I feel like I have to preface this column with a bold statement: one way or another, I will watch Conor McGregor and Floyd Mayweather box in late-August.
I know, what a hot take. Call me Stephen A. Nason or Josh Bayless.
I could try to tell you that this affair is a complete atrocity, that it’s terrible for MMA, and that I can’t support it, but that would be completely disingenious. Like many of you, I will find a way to watch and will be entrenched in the build leading up to this “fight”.
But after taking in everything after the announcement and listening to that first conference call discussing how the deal was made, there’s a lot of reality checks that all of us that are heavily invested in MMA need to come to grips with before this thing happens in late-August.
So far, the ‘MMA’ and ‘UFC’ might as well be curse words
According to all parties, the day itself will feature no MMA whatsover and will be, as Dana White said, “a boxing day”. In the intro for the call, McGregor was referred to as an “Irish superstar” and there was no mention of his being a UFC lightweight champion, two division champion, etc. In a promotional tweet Mayweather sent, the UFC logo was absent. Even, the Showtime tweet about the promo poster even used #UFC and not @UFC while properly tagging the fighers’ handles.
It’s only been a few days, but considering McGregor came to prominence in the UFC and in MMA, it’s surprising and, likely negotiated, how little that seems to matter now.
The UFC isn’t promotionally riding shotgun, but is sitting in the back middle seat
The most disheartening aspect of the Wednesday night call was hearing White cite Showtime as “kind” for allowing them to do promotional content like UFC Embedded leading up to the show. It’s as if White and the UFC are bowing down and paying a penance instead of standing side-by-side in promoting this whole thing.
While I understand that Mayweather is a PPV superstar, the UFC built a $4 billion brand that has a foothold in the sporting conscious, even if just in name value alone. The day shouldn’t just be “a boxing day”. What about the MMA fans that don’t care about boxing and need to be sold on why they should spend $100 for a one-fight show in which that one fight will be probably pretty bad?
To see a fight brand and promoter that has openly swatted aside notions of co-promotion (M1 and Fedor Emelianenko, anyone?) now have to play second-class citizen to a network they used to despise and a retired boxer they’ve never done business with before is jarring.
Boxing isn’t dead
Like many MMA writers, I did once pen the obligatory ‘boxing is dead’ column years ago after another frustrating night watching two heavyweights slog it out while two UFC heavyweights were doing their thing. While it may never return to its previous heights, I was definitely wrong with your latest example being the crowd and overall buzz for the recent Joshua/Klitschko fight in England’s Wembley Stadium.
It definitely isn’t dead when you consider that a retired 40-year-old boxer is going to face a boxing newbie and give that newbie the biggest payday of his life even though he’s the UFC’s biggest star and arguably their biggest financial draw of all time. It also definitely isn’t dead when you consider this fight will do bigger business and will get more mainstream media attention than any MMA fight ever.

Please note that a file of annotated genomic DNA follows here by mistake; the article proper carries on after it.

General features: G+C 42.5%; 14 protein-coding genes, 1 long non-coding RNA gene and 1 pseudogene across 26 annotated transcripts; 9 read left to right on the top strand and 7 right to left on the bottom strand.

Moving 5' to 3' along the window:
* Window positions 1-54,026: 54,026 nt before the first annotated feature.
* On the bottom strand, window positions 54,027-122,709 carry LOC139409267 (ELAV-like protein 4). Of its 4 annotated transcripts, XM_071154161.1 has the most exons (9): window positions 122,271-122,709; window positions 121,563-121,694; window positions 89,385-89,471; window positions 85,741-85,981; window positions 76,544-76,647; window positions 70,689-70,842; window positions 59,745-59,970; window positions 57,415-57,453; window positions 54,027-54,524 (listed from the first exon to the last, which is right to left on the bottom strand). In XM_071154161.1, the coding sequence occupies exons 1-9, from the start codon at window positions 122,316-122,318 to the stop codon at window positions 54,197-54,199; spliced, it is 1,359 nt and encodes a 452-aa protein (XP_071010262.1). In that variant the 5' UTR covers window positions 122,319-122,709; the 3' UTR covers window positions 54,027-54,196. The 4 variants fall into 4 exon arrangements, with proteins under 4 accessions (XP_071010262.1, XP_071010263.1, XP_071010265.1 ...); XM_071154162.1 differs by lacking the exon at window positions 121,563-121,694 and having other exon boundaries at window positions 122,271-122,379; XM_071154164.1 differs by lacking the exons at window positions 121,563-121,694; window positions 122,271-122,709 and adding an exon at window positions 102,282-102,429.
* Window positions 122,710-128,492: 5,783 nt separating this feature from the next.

It proves that no matter how far we think MMA has come, there’s still so, so far to go.
This will cost us a quality McGregor UFC title fight
White seemed confident that McGregor will fight in the UFC once this year, using that as a bully pulpit to bash his own fighters for not taking fights against anyone at anytime. (Who could he be talking about, I wonder?) I hope that’s the case as there’s no shortage of quality fights waiting for the lighweight champ…if he decides he even wants to return, a talking point given the Brinks truck that’s about to back up at 1 McGregor Way.
Even with the birth of his first child, you’d expect him to be fighting this summer if this Mayweather business wasn’t going on, probably against the likes of Tony Ferguson or Khabib Nurmagomedov. Yeah, they’re not the marquee names like Mayweather but for those who follow the sport, those are the guys we want McGregor to test himself against. That’s our idea of a $100 PPV, so to speak.
And let’s not forget this fun fact: McGregor has yet to defend any UFC title he’s won.
The promotion will be the best part
Impending hyperbole and talking heads blathering aside, McGregor’s chance of beating Mayweather are slim even if Mayweather hasn’t fought in two years. What’s going to sell this fight for the mainstream is both guys talking and they have a concentrated time to do it in: two and a half months. Going into this, we all knew the real draw was going to be everything before the fight anyway.
With all that said, it’s going to be a dizzying sprint focused on an event featuring the UFC’s top draw in a fight that isn’t in the UFC nor in the sport that brought him fame. Plus, there’s that other bit of business for White and company: the eight scheduled UFC shows between now and then starting with this weekend’s overlooked event in Singapore.
Whether you’re going into this kicking and screaming or are primed at the pump for it, your seat aboard the McGregor-Mayweather train is reserved. Let’s all just hope there’s no delays on the track ahead.